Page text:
Marketers at MarTech say GDPR is a watershed opportunity to engage with their customers
Consumer patience with companies that mishandle their data has worn thin, but some marketers say it's all leading to a more positive outcome in the near future.
Consumers are tired. They’re weary of hearing about data breaches every day. They’re fed up with the Facebook/Cambridge Analytica debacle. And they’re ready to reclaim what should always have been theirs to begin with — their personal data.
That’s what Holly Rollo, chief marketing officer and senior vice president at RSA, and Rob Glickman, chief marketing officer at data platform Treasure Data, told me in two separate conversations when I spoke to them at the MarTech Conference on Tuesday in San Jose.
GDPR is changing the game
Both Rollo and Glickman see the General Data Protection Regulation (GDPR) as a game-changer.
GDPR is a sweeping set of European Union (EU) rules that mandate how entities handle EU citizens’ data no matter where they reside. The deadline for compliance is May 25, 2018. Organizations in breach of GDPR can be fined up to 4 percent of their annual global turnover or €20 million (whichever is greater).
“GDPR is a watershed moment, when you finally can’t get away with breaching trust anymore — consumers are raising their hands,” Glickman told me.
Rollo said that “as a society, we’re starting to understand more. It used to be that security was something that happened in a back room, now people are starting to understand that it has to do with me, and my digital footprint.”
“I see GDPR as being a great opportunity for us to leap over the process hurdles we haven’t been able to address. Customers and prospects will have a better experience, and you’ll be interacting with people who want to interact with you, which is ultimately what marketing wants to do,” Rollo said.
The explosion of data has left a mark
Rollo says that marketers will need to evolve their current privacy practices to keep up.
“I think any responsible company has a privacy program underway,” Rollo said. “For them, GDPR is just another regulation. I think that the issue is that in a world where everyone is transforming to digital, everything explodes. All the data explodes, all of the processes explode. How do you manage all that data? Suddenly, it’s like oxygen. A byproduct of digital transformation is data exhaust.”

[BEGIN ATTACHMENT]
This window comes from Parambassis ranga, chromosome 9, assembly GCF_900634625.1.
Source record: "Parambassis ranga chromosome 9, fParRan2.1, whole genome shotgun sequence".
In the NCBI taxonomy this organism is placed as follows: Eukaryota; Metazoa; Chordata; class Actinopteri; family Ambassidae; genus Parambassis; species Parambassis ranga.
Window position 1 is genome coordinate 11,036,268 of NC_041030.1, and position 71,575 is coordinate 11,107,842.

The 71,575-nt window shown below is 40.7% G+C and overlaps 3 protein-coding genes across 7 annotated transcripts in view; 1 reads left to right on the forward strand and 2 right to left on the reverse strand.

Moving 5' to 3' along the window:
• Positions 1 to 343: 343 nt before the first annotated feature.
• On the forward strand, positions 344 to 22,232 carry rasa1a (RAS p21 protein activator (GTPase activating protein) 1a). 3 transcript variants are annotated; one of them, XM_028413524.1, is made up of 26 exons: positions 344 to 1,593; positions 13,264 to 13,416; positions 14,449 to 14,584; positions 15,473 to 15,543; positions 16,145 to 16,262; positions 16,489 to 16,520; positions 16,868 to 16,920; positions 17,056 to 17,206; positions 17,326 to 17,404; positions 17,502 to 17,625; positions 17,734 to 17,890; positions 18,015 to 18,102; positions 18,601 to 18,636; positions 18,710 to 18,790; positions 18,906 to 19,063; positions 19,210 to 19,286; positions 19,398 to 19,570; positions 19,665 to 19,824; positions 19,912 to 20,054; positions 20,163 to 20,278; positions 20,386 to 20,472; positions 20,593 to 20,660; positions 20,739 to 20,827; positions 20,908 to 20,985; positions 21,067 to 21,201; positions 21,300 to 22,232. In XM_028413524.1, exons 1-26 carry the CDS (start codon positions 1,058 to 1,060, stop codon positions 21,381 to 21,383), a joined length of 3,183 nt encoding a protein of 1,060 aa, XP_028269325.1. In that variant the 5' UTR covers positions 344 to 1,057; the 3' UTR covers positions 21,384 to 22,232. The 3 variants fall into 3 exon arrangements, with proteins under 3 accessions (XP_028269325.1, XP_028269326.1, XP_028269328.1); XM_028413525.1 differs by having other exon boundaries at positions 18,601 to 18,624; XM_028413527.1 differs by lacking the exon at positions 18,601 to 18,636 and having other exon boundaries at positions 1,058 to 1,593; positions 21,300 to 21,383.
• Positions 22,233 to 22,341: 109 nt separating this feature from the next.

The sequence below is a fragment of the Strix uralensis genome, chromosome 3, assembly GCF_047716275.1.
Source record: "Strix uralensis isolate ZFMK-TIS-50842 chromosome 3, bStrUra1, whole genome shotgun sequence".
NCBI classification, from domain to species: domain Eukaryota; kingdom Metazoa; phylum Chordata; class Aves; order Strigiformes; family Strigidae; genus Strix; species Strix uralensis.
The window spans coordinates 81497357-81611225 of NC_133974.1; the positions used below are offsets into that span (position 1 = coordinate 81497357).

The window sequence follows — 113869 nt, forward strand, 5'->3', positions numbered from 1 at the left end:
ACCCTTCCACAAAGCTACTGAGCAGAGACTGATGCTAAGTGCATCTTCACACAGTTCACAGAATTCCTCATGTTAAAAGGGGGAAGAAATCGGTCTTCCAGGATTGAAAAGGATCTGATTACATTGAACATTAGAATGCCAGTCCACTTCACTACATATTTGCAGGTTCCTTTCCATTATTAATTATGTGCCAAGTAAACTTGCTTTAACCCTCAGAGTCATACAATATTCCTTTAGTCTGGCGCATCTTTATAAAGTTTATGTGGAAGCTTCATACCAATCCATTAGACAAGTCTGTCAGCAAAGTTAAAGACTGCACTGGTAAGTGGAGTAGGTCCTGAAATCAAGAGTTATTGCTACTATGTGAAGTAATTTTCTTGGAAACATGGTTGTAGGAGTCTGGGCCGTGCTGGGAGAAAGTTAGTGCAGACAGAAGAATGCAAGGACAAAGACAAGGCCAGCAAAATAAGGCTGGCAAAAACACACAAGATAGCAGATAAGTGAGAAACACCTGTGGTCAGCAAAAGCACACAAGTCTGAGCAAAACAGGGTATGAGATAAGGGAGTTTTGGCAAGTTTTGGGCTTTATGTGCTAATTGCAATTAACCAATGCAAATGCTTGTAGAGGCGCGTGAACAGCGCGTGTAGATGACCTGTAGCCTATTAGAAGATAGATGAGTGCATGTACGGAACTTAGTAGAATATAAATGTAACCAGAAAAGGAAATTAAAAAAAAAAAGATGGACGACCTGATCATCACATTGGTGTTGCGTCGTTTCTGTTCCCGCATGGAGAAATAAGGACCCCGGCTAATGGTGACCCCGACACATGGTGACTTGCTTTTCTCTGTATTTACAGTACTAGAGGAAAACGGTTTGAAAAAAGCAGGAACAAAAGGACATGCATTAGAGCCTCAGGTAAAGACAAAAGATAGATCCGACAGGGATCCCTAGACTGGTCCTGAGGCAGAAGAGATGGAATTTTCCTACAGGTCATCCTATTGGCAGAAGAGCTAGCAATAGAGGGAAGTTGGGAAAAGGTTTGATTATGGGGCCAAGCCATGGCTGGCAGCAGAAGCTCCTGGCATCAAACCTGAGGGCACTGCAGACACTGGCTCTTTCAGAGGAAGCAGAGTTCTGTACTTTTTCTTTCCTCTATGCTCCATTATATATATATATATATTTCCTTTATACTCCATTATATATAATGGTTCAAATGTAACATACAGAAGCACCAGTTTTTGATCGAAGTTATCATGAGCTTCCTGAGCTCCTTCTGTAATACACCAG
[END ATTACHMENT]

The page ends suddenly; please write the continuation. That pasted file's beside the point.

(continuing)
Glickman told me that with the explosion of data came a deluge of niche companies that handle just one slice of consumer data. He said when marketers focus on just one area of the user’s experience, say a website, data that has been collected another way falls through the cracks.
“What if your tier one accounts have already contacted you and are in Salesforce?” Glickman said. “Your marketing department is on the website, but your most valuable customers have already spoken to you.”
Glickman said that whereas end users traditionally favored convenience, the tide is shifting, causing a seismic change in how consumers are increasingly regarding their privacy.
“On the surface, [GDPR] is a data privacy regulation, but it’s really about behaviors, what’s happening in society,” Glickman said. “People aren’t prioritizing convenience anymore.”
“The world is a different place than it was 30 years ago. We have companies openly supporting causes that they wouldn’t have before. The world has changed so dramatically. Companies are finally open to many themes that we should have been open to all along. There’s much more permission to lean in,” Glickman said.
Rollo said that though the time is ripe for the change, marketers need to work with their IT departments to ensure that the right processes and procedures are followed — and that third-party partners are vetted properly.
“Marketing people need to take a deep breath, make sure that their IT security and legal teams understand what they’re trying to do. Get their thoughts and inputs on the right process and requirements for that infrastructure (stack). It’s a team sport,” Rollo said. “We need to start with understanding third-party risk as it pertains to your stack.”
Getting it together
Both Rollo and Glickman spoke of the benefits of an integrated approach.
Rollo said that we need to stop working in silos. She expressed concern that cobbled IT departments, or shadow ITs, and the fast-moving nature of data in general, have created situations where one hand doesn’t know what the other is doing.
“Marketers are moving fast, and they don’t understand that they are building an infrastructure (stack) that needs to be protected,” she told me.
Glickman shared similar concerns and said that regulations such as GDPR will force function.
“[The trend toward a unified view of data privacy] has been percolating for years,” Glickman said. “It takes time for things to catch up. What GDPR is doing is forcing function. By pure chance, we have a seminal event that’s forcing companies to finally get it together. Because they’ll either be fined, or they’ll be dragged to Capitol Hill [to testify like Facebook Chief Executive Officer Mark Zuckerberg did earlier this month].”
Questions about GDPR? Download our free guide, The General Data Protection Regulation: GDPR — A Guide for Marketers.